Article 2: 2002 Study on Pregnant Women in the Military from the American Family Physician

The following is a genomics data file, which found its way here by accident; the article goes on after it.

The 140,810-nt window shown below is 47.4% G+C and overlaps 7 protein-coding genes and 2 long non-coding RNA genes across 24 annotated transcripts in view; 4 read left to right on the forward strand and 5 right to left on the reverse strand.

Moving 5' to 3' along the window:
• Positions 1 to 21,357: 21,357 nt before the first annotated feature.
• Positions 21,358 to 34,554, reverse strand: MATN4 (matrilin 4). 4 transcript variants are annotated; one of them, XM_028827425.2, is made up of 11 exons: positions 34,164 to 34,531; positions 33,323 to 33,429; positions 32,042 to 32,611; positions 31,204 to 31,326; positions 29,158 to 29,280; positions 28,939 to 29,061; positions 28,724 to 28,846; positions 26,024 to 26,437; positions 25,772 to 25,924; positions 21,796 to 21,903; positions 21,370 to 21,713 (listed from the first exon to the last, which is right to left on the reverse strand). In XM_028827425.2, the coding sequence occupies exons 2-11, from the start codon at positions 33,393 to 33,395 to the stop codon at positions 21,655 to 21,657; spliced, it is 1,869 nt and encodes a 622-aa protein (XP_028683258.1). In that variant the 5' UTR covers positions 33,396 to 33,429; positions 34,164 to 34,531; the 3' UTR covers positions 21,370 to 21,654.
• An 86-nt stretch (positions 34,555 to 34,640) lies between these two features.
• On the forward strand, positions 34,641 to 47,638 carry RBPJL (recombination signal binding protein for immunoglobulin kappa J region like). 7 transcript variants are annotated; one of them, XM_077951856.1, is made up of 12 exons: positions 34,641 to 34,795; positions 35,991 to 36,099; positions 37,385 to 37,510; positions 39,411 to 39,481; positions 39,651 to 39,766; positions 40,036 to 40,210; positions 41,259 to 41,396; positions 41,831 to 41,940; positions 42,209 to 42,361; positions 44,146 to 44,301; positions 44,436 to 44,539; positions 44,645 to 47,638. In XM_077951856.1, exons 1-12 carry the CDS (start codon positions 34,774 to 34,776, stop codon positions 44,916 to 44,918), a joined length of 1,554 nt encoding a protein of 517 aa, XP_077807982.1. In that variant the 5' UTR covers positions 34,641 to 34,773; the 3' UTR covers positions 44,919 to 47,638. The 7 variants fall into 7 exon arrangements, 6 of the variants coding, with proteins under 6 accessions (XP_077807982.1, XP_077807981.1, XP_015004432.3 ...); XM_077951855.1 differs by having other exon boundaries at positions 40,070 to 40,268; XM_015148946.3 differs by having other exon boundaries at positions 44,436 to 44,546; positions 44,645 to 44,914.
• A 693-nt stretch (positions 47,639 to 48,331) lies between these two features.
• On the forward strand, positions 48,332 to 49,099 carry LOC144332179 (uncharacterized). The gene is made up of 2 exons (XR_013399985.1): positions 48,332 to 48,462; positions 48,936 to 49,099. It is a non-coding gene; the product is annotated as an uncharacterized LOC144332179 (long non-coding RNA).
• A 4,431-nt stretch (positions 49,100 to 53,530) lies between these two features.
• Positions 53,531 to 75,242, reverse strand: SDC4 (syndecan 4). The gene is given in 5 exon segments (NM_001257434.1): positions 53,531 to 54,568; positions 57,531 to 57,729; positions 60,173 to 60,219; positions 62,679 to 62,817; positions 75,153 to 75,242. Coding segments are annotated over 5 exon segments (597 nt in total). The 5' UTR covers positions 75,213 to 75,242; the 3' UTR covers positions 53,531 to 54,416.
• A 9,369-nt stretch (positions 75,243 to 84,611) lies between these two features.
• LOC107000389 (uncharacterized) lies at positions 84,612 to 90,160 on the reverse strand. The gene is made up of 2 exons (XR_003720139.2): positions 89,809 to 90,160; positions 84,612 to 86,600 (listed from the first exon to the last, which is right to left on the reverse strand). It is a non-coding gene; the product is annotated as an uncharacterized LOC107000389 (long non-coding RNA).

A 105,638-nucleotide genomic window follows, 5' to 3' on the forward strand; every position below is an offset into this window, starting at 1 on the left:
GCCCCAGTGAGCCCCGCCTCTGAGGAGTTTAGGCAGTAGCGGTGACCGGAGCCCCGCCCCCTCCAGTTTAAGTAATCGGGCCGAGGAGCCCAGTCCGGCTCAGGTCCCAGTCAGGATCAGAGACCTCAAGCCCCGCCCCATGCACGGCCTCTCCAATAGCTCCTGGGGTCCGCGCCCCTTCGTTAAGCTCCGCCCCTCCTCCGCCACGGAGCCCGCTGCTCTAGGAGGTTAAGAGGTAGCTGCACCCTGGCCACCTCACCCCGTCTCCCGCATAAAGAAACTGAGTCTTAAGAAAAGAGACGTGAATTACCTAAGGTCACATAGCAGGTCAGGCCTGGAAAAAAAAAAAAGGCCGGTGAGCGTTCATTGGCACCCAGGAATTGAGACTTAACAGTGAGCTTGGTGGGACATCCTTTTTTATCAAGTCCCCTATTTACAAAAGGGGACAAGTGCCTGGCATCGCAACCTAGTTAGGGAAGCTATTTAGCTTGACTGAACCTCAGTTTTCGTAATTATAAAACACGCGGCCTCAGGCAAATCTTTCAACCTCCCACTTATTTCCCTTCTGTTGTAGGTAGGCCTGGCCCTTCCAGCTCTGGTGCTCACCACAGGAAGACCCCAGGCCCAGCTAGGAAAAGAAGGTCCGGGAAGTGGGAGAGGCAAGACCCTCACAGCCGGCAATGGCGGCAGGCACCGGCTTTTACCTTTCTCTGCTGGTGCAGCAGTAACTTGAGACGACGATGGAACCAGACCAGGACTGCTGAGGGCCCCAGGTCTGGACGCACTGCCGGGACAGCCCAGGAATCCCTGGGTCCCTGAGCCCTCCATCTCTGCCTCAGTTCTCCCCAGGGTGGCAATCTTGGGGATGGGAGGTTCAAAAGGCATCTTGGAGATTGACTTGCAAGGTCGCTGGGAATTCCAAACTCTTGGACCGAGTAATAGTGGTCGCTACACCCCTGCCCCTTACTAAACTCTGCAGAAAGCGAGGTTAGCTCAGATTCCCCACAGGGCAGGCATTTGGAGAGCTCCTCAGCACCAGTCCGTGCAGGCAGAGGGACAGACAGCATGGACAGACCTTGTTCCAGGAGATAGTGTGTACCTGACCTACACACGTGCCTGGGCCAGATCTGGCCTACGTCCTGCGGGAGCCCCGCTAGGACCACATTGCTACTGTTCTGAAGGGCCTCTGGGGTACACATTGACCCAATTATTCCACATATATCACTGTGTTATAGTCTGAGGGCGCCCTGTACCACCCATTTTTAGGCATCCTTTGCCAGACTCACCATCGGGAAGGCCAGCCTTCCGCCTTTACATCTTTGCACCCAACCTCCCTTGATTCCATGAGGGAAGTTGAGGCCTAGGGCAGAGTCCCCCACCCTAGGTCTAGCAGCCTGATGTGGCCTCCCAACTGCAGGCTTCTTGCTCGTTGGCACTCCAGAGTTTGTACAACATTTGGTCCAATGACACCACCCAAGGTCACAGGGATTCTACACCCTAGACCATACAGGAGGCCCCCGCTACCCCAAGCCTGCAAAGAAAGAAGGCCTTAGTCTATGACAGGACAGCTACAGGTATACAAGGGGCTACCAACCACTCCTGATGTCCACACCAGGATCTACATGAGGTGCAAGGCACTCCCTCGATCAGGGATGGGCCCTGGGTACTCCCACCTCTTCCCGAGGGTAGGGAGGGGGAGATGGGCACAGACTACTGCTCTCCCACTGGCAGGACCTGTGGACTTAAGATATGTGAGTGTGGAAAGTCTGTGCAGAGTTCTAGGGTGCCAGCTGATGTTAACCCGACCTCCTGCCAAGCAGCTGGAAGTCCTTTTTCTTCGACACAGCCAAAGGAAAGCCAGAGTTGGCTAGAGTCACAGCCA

A 2002 article from the same journal, American Family Physician, strikes a more cautious note upon the subject of pregnancy and exercise. It specifically targets the issue of low birth weight, one of the potential concerns of the 1998 survey that was, to some extent dismissed. Anne Walling however, notes that "even though more women are exercising during pregnancy, and many more pregnant women are involved in strenuous activity because they work outside the home up until delivery, the effect of exercise on birth weight and pregnancy outcome" are unclear and must be studied further, even in healthy women. (Walling, 2002, p.1) Walling notes that most reviews have been unable to demonstrate risks or, in her view, benefits to the mother or fetus. "Studies have given conflicting results on outcomes such as birth weight, maternal weight gain, rate of operative delivery, and other complications. Interpretation of studies is difficult because of differences in methodology, the populations studied, and confounding variables in the pregnant women studied. Magann and colleagues studied women enlisted in the military to evaluate the effect of exercise on pregnancy outcomes." (Walling, 2002, p.1)